The Watkins Community Museum of History already plans to spend the year $31,000 in the hole, but museum officials are banking on a part-time consultant to help lift the organization back into black ink -- and beyond.
Dick Martin, a former director of the University of Missouri-Kansas City's Athletics Foundation, will earn $25,000 this year to lead the museum's drive to generate donations and grants.
His first step: compiling a feasibility study designed to set a realistic goal, create a plan to achieve it and appoint committees to carry it through. Next up could be establishing an endowment to keep the downtown museum running well into the future.
"I'm very positive," Martin told Douglas County commissioners Wednesday night during an informal discussion at the Douglas County Courthouse. "I'm happy to be here."
Commissioners welcomed Martin's optimism.
The museum, operated by the Douglas County Historical Society, has been a focal point for commissioners in recent years. First, they pushed for a management change that ousted longtime museum director Steve Jansen; then they insisted on other changes that led to new leadership on the society's board of directors.
Commissioners had grown worried about what they perceived as the museum's overall disorganization, foundering financial situation and lack of a long-term plan.
For this year, commissioners decided to put money behind their pressure: They allocated $25,000 to the museum, with the sole purpose of hiring someone to generate more money for the museum through grants and donations.
Several moves by Rebecca Phipps, hired last year as museum director, already have shaken up the status quo:
- Adding new displays, including a current exhibit about the Vietnam War and another, "150 Years of Lingerie," designed to coincide with Lawrence's sesquicentennial this year.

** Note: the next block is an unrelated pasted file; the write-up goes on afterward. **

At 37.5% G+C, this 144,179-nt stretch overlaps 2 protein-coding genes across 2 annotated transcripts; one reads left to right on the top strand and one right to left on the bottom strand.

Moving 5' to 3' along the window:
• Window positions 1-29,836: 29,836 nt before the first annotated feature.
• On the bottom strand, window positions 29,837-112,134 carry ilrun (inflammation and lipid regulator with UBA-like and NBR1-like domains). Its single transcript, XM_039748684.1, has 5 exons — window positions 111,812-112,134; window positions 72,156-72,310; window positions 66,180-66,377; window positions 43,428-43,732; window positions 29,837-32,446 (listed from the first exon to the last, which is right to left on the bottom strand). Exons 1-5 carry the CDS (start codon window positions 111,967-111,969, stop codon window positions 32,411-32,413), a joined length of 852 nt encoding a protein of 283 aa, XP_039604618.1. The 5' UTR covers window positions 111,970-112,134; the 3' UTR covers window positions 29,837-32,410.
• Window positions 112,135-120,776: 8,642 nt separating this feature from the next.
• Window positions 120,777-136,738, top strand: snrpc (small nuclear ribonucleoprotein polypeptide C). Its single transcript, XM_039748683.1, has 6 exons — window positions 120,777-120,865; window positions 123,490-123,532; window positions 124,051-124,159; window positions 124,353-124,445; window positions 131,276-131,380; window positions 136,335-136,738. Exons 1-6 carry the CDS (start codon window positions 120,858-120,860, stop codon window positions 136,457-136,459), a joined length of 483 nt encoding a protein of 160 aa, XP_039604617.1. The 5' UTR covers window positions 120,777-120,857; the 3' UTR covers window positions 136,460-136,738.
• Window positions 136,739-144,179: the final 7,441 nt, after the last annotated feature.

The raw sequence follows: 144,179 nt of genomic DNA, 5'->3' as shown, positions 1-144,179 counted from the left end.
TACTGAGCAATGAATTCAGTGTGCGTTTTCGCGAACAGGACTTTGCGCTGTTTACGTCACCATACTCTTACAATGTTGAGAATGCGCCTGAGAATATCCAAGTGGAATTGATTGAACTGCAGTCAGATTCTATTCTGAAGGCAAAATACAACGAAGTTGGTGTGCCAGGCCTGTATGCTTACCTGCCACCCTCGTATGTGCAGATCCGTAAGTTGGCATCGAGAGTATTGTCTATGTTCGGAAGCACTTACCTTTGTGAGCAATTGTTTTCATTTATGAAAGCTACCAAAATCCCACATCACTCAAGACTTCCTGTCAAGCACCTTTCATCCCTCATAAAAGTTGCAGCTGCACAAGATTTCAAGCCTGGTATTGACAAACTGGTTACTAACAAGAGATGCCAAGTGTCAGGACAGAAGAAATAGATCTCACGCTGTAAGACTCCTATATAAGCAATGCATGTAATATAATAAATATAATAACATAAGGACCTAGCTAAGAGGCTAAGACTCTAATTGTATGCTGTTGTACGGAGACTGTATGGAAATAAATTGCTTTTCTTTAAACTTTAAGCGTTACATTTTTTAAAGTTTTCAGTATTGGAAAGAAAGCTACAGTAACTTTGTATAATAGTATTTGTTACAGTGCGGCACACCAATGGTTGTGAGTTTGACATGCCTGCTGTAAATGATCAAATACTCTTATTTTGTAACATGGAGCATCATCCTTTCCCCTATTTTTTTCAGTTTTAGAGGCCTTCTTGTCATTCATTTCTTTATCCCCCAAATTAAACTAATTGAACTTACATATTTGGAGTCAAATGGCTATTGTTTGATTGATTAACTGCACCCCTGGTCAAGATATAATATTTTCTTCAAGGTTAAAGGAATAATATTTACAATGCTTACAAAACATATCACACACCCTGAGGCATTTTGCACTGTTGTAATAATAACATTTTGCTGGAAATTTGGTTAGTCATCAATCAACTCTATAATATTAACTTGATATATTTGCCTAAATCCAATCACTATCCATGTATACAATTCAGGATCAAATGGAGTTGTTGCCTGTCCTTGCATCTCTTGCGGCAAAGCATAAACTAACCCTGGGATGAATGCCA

- Boosting children's programming through a partnership with Kansas University students and financed by a grant from the Lawrence Community Foundation.
- Establishing Miss Lizzie's Gifts, an expanded gift shop upstairs at the museum, 1047 Mass.
- Working on a proposal to install a kitchen in the basement, a $20,000 project that would be designed to make the museum more attractive for wedding receptions, meetings and other events that could generate cash for operations.
Commissioners encouraged Phipps to continue executing her vision for the museum.
"I think you've done great stuff," said Charles Jones, commission chairman. "I think you're breathing life into the organization."
But even with membership rising, community interest expanding and financial donations increasing, Phipps said, the museum still will be $31,000 short at the end of the year.
That's why she hired Martin.
"He's working as a consultant to find those moneys," Phipps told commissioners.
Martin's quick response: "I haven't found them yet."